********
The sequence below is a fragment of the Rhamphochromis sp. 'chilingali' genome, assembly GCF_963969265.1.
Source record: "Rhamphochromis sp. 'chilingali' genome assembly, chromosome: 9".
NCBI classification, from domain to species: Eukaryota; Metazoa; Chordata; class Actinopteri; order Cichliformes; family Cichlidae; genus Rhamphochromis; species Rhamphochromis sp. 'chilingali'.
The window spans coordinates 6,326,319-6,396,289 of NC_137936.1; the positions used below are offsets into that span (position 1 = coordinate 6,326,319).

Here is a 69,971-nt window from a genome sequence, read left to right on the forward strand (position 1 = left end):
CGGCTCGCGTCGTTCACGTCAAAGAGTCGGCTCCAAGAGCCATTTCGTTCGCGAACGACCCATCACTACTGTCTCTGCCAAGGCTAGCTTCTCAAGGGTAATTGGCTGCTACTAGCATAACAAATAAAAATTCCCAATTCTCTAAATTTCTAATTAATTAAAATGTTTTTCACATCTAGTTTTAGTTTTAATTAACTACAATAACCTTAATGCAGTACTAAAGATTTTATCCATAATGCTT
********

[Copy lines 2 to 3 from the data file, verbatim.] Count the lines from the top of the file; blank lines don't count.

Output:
Source record: "Rhamphochromis sp. 'chilingali' genome assembly, chromosome: 9".
NCBI classification, from domain to species: Eukaryota; Metazoa; Chordata; class Actinopteri; order Cichliformes; family Cichlidae; genus Rhamphochromis; species Rhamphochromis sp. 'chilingali'.